4. “Goodbye Earl” by the Dixie Chicks
Who doesn’t recognize this sassy song performed by the Dixie Chicks? Released in 2000 and written by Dennis Linde, “Goodbye Earl” is certainly a song to remember. While this song has a fun tune and lighthearted tone, it does a really great job at showing the important role friends can have in life. Unlike the other song’s about women taking care of business themselves, it shows “Mary Anne and Wanda” looking out for each other in a time of need. The song begins with lyrics of Wanda getting abused, then quickly moves to their plot “And it didn’t take them long to decide / That Earl had to die”. The song continues to talk about the story of how Earl was killed. While this song may have been thought of as a bad way to put a light on domestic abuse, I think it does a great job of continuing the trend of strong women. Not only strong women, but their friends who are willing to help out, unlike the bystanders in “Independence Day”. While it’s a touchy topic, I think they did a great job on looking at a different point of view. “Mary Anne’s” friend outlook on domestic abuse differed greatly from a young child witnessing her mother’s abuse, like in “Independence Day”. And we all know, the Dixie Chicks absolutely rocked this song with their feminine twang. With feminism paving the road for the future at this point, lets move on toward another strong woman figure who gave her opinion on domestic abuse.
- “Gunpowder and Lead” by Miranda Lambert
“Gunpowder and Lead” co-written and sang by Miranda Lambert in 2008 definitely intensified the idea of women empowerment. While “My Big Iron Skillet” certainly showed her man whose boss, Miranda Lambert takes it to a whole other level by including another controversial topic, guns. The song goes on about Miranda Lambert being this little girl who is tired of being thrown around when she finally says “His fist is big but my gun’s bigger / He’ll find out when I pull the trigger”. This is another song about a women taking domestic abuse into her own hands, I think it differs from the others because 1. she is completely dealing with it by herself and 2. she is out to kill for what he’s done to her. No song about exemplifies both these things. If you’re interested in more about Miranda Lambert and relationships, I suggest this Article. Now we will move on to the last song on our timeline, which takes the most interesting viewpoint in mind.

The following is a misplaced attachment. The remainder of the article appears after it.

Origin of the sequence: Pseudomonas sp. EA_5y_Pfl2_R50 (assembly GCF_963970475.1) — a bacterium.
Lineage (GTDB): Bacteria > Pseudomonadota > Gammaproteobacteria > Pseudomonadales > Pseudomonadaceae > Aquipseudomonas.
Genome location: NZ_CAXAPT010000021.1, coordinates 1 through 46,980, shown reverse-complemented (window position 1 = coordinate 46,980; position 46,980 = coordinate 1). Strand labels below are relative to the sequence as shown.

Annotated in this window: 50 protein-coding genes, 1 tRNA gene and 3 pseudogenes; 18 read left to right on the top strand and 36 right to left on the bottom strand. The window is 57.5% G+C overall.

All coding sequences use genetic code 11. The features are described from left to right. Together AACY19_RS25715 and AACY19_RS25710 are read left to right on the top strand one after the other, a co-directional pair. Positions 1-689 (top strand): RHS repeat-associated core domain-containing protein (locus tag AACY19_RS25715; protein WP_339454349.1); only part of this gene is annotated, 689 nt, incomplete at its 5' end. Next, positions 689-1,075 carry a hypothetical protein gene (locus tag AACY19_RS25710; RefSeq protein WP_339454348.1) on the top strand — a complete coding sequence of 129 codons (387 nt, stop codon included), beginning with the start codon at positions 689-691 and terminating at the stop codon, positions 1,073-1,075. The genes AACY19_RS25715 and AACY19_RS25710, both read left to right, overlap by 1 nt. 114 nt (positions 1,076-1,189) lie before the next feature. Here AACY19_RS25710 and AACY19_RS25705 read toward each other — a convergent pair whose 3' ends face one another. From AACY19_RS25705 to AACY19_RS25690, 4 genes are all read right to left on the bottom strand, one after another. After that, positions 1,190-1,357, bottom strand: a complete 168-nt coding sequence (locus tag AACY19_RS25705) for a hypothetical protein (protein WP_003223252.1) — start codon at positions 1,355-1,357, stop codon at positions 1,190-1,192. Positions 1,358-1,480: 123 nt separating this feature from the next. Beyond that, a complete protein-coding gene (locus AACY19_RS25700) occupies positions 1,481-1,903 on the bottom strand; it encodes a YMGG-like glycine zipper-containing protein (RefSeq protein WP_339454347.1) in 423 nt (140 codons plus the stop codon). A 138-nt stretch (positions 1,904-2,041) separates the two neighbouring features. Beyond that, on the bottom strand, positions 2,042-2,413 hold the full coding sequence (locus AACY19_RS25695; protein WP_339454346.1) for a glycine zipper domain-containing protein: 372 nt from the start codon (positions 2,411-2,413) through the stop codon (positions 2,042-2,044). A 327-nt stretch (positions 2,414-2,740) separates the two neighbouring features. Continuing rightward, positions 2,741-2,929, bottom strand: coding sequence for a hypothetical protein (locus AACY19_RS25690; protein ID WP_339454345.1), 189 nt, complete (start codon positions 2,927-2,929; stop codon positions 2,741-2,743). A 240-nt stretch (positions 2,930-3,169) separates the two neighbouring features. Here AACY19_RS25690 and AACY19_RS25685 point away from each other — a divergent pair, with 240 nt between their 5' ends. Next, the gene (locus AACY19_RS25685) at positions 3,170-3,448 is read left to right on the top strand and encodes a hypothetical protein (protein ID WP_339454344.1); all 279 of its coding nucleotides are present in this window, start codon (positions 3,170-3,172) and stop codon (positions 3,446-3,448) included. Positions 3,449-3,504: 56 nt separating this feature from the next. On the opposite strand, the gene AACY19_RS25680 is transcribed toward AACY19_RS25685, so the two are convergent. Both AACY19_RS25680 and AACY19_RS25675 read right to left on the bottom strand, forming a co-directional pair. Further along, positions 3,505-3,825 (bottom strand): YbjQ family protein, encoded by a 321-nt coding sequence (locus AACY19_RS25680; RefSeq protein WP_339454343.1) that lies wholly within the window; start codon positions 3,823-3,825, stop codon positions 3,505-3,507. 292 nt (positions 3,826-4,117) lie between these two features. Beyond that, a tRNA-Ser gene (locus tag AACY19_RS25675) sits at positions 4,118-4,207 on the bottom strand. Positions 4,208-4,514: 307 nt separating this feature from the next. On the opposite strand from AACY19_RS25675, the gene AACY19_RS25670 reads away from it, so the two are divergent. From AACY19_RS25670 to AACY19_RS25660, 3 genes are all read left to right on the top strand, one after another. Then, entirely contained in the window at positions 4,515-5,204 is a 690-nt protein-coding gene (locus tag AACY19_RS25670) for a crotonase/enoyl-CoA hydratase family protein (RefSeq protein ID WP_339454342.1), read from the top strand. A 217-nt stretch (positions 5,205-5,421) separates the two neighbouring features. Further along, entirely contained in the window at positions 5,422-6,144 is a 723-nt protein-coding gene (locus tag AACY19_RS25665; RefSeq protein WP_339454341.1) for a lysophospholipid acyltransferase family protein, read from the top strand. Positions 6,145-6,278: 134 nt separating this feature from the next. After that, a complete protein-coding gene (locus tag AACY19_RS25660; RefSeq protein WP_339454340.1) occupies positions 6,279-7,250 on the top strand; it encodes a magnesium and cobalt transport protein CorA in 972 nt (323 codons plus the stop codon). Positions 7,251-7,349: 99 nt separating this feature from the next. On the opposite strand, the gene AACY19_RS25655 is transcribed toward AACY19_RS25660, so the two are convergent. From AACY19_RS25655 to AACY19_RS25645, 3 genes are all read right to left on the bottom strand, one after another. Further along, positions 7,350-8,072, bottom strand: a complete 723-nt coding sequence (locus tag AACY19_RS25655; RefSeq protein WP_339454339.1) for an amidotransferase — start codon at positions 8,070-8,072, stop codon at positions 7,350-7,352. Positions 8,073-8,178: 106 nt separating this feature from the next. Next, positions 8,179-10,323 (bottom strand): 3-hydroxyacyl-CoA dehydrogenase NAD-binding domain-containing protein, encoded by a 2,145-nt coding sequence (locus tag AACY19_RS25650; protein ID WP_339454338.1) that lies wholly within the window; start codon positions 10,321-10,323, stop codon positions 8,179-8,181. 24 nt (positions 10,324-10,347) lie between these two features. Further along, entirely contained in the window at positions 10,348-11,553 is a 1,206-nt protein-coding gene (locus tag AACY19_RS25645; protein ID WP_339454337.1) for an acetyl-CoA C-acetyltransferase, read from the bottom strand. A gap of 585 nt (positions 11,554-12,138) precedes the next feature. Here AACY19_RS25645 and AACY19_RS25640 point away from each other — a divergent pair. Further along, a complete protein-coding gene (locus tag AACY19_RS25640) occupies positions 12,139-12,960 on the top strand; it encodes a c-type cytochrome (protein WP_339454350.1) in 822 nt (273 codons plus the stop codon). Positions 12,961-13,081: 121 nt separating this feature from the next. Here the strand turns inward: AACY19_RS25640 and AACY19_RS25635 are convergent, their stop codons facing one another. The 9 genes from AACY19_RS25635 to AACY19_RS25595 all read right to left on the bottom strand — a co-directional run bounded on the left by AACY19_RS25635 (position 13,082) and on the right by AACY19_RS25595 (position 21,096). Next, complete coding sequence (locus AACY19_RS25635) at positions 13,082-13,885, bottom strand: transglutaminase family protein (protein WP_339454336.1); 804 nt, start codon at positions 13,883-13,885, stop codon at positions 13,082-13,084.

- “Take Your Time” by Sam Hunt
I saved this country song for last because it’s the latest released song and takes a very different viewpoint on domestic violence. “Take your time” was released in 2014 and was co-written by Sam Hunt. While the song itself doesn’t say anything specific to domestic abuse, the music video brought a lot of attention. This taste of country article brings light to that. The point of view from this song comes from another man, who likes the girl who was once abused, telling her that he’ll wait for her. I like that this music video was made about domestic abuse because we needed a song from a future lover’s point of view. Many artists have written about what’s going on at the time of the abuse, but not the aftershock of everything and how the victim continues on with their life. I think Sam Hunt does an awesome job at emphasizing a man’s patience with someone he truly wants to be with after knowing she’s been abused in the past. “I don’t wanna steal your freedom/ I don’t wanna change your mind / I don’t have to make you love me / I just want to take your time”. He sings about not wanting to take her newly given freedom from her and just wanting to get to know her as a person. Very well done, Sam Hunt.
Domestic Abuse is a very serious and controversial topic. All these songs demonstrate the effects this abuse can have on not only women, but men and children too. Country music has always done a great job at bringing light to serious topics, and I hope it continues to do so throughout the years.